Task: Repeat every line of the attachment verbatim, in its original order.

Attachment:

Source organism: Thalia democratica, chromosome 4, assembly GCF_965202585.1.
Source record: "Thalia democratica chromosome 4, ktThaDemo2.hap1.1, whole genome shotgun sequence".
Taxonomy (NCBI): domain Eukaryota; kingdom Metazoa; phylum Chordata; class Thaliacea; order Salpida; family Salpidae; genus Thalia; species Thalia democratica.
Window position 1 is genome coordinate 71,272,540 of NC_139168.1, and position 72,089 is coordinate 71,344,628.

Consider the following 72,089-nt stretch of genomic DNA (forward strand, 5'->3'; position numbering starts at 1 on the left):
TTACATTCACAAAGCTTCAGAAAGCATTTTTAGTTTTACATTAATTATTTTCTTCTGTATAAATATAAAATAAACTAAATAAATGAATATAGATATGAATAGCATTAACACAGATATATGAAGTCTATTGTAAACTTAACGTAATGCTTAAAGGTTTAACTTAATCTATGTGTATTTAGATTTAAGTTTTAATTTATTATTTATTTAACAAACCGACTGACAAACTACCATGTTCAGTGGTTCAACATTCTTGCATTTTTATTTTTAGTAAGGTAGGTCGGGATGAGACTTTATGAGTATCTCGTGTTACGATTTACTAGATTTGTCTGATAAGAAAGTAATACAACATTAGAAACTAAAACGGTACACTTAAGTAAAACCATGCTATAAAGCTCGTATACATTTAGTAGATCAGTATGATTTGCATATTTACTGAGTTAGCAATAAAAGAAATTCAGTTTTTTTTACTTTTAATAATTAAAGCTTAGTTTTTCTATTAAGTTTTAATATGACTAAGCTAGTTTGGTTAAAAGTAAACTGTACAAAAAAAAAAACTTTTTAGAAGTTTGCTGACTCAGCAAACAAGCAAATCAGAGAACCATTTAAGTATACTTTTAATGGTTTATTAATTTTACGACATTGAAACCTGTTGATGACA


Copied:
Source organism: Thalia democratica, chromosome 4, assembly GCF_965202585.1.
Source record: "Thalia democratica chromosome 4, ktThaDemo2.hap1.1, whole genome shotgun sequence".
Taxonomy (NCBI): domain Eukaryota; kingdom Metazoa; phylum Chordata; class Thaliacea; order Salpida; family Salpidae; genus Thalia; species Thalia democratica.
Window position 1 is genome coordinate 71,272,540 of NC_139168.1, and position 72,089 is coordinate 71,344,628.

Consider the following 72,089-nt stretch of genomic DNA (forward strand, 5'->3'; position numbering starts at 1 on the left):
TTACATTCACAAAGCTTCAGAAAGCATTTTTAGTTTTACATTAATTATTTTCTTCTGTATAAATATAAAATAAACTAAATAAATGAATATAGATATGAATAGCATTAACACAGATATATGAAGTCTATTGTAAACTTAACGTAATGCTTAAAGGTTTAACTTAATCTATGTGTATTTAGATTTAAGTTTTAATTTATTATTTATTTAACAAACCGACTGACAAACTACCATGTTCAGTGGTTCAACATTCTTGCATTTTTATTTTTAGTAAGGTAGGTCGGGATGAGACTTTATGAGTATCTCGTGTTACGATTTACTAGATTTGTCTGATAAGAAAGTAATACAACATTAGAAACTAAAACGGTACACTTAAGTAAAACCATGCTATAAAGCTCGTATACATTTAGTAGATCAGTATGATTTGCATATTTACTGAGTTAGCAATAAAAGAAATTCAGTTTTTTTTACTTTTAATAATTAAAGCTTAGTTTTTCTATTAAGTTTTAATATGACTAAGCTAGTTTGGTTAAAAGTAAACTGTACAAAAAAAAAAACTTTTTAGAAGTTTGCTGACTCAGCAAACAAGCAAATCAGAGAACCATTTAAGTATACTTTTAATGGTTTATTAATTTTACGACATTGAAACCTGTTGATGACA